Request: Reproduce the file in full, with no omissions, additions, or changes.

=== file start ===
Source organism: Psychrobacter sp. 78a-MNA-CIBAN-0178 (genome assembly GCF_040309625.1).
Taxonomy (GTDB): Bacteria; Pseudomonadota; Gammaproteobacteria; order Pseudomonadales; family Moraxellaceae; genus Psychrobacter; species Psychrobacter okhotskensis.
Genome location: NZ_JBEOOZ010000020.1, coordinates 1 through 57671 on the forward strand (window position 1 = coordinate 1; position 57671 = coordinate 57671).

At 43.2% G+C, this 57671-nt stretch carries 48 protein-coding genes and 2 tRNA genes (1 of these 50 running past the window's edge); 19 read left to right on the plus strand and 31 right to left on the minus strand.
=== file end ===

Source organism: Psychrobacter sp. 78a-MNA-CIBAN-0178 (genome assembly GCF_040309625.1).
Taxonomy (GTDB): Bacteria; Pseudomonadota; Gammaproteobacteria; order Pseudomonadales; family Moraxellaceae; genus Psychrobacter; species Psychrobacter okhotskensis.
Genome location: NZ_JBEOOZ010000020.1, coordinates 1 through 57671 on the forward strand (window position 1 = coordinate 1; position 57671 = coordinate 57671).

At 43.2% G+C, this 57671-nt stretch carries 48 protein-coding genes and 2 tRNA genes (1 of these 50 running past the window's edge); 19 read left to right on the plus strand and 31 right to left on the minus strand.